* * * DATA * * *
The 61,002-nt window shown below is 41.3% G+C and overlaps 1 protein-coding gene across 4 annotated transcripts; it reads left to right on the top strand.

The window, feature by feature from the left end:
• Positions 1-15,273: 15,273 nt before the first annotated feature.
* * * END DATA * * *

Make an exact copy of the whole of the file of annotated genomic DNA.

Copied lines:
The 61,002-nt window shown below is 41.3% G+C and overlaps 1 protein-coding gene across 4 annotated transcripts; it reads left to right on the top strand.

The window, feature by feature from the left end:
• Positions 1-15,273: 15,273 nt before the first annotated feature.